We have a pair of Pheasant Coucals living up the hill behind our house. They are not true Pheasants and were previously included in the Cuckoo family. Recent investigations have shown significant differences in their biology, and they don’t lay eggs in other species nests, so their family is now usually split from the Cuckoos.
Coucals are known for their monogamous, stable territorial relationships. I often see them catching large insects and frogs, but they also are known to prey on eggs, chicks, lizards, rats, mice, frogs, and snakes. They are mainly ground predators moving through the long grass either ambushing or using a rather clumsy looking “flush and rush” technique. The male assumes black colouration during breeding. The nest is in long grass usually among lantana scrub. The male “bribes” the female with a food offering during copulation. In the photo he is offering a frog.
Pheasant Coucal Photo: Ed Frazer
The female leaves him to do the incubation of the eggs and most of the feeding of the 3 or 4 chicks. After hatching they are fed in the nest for about 8 days and then they follow the male for 2 months before being driven out of the parents’ territory.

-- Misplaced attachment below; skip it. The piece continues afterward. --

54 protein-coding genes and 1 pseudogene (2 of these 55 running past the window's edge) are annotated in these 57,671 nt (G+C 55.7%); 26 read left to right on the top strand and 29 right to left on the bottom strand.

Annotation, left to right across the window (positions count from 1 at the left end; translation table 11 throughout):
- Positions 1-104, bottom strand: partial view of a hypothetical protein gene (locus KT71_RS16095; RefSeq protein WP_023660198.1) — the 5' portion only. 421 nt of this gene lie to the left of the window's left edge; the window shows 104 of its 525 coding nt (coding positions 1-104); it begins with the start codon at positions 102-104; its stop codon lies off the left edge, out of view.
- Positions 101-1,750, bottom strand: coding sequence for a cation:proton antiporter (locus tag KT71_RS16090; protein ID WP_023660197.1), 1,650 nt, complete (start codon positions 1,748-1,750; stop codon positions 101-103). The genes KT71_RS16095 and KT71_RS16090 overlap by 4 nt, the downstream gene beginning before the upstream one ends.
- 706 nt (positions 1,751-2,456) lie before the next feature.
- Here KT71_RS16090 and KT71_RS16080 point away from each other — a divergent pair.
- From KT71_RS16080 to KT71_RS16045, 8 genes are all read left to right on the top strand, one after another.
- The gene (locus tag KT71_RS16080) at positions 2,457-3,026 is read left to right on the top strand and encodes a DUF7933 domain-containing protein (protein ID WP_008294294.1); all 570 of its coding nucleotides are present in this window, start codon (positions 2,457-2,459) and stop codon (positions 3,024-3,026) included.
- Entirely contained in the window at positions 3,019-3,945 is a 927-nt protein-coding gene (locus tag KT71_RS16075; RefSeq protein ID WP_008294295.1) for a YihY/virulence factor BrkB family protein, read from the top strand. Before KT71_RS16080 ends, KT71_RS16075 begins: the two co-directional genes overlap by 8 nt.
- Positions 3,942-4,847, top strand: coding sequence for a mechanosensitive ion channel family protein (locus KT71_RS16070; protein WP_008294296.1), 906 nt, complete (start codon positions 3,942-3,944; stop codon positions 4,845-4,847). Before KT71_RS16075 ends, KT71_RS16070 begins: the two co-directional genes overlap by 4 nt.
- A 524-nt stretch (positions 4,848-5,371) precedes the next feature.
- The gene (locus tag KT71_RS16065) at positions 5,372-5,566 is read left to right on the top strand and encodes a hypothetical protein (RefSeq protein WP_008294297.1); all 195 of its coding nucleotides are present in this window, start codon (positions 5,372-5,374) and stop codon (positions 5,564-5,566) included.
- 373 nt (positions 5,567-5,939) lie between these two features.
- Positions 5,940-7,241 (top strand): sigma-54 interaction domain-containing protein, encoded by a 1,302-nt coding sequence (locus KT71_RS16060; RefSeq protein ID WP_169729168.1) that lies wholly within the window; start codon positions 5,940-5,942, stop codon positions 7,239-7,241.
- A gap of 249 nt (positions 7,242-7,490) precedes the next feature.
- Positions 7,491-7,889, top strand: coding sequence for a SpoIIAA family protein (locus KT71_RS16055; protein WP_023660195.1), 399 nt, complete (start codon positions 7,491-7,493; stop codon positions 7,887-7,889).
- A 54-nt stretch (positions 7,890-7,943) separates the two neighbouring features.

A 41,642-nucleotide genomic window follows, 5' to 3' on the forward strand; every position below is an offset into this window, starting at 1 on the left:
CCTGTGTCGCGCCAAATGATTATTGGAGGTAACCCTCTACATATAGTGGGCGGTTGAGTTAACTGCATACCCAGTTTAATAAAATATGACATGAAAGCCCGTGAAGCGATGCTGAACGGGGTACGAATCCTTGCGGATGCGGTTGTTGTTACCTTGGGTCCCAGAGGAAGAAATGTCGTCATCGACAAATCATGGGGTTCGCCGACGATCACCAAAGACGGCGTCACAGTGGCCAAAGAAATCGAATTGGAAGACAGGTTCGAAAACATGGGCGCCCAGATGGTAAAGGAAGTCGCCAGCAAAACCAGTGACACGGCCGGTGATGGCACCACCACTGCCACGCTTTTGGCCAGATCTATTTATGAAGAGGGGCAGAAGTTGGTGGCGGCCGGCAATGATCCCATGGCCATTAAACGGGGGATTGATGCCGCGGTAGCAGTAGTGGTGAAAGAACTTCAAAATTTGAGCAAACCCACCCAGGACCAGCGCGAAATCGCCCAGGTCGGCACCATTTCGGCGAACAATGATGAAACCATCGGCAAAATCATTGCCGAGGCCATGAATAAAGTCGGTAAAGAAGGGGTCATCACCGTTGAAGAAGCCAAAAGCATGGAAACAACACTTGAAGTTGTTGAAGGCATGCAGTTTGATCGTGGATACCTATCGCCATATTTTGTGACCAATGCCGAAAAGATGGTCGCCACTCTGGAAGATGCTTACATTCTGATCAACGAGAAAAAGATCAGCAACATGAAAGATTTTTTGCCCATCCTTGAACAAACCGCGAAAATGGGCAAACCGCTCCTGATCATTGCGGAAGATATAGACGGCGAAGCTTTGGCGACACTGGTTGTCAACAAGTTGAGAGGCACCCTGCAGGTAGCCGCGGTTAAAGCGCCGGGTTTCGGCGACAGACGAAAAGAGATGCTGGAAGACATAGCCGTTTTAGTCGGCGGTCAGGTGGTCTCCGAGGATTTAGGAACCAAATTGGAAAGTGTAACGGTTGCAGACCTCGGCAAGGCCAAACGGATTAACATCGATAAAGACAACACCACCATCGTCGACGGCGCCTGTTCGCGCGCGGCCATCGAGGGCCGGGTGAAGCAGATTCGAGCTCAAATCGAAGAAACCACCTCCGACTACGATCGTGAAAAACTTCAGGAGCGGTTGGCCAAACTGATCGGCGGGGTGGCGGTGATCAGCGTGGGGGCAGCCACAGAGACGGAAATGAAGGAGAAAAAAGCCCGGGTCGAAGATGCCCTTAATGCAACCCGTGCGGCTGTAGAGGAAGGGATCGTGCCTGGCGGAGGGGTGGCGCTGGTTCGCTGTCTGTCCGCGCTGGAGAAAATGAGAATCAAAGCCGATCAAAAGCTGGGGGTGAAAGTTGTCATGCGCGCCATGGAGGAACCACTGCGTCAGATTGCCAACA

I usually see the two Coucals several metres apart calling to each other during the day. They have a distinctive, booming ‘Ooop Ooop’ call that travels long distances. When they are not hunting, they often sit in trees. I have seen them sunbathing in trees with both wings and their tail outspread. A very pretty sight. They are aware of my presence if I approach and will fly into a tree. As I get nearer, they try to hide behind branches of foliage while watching me intently and will fly off about 50 metres to another tree if I get too close.
The Coucal is an interesting bird and is found throughout Brisbane in suitable grassland habitat with a few trees.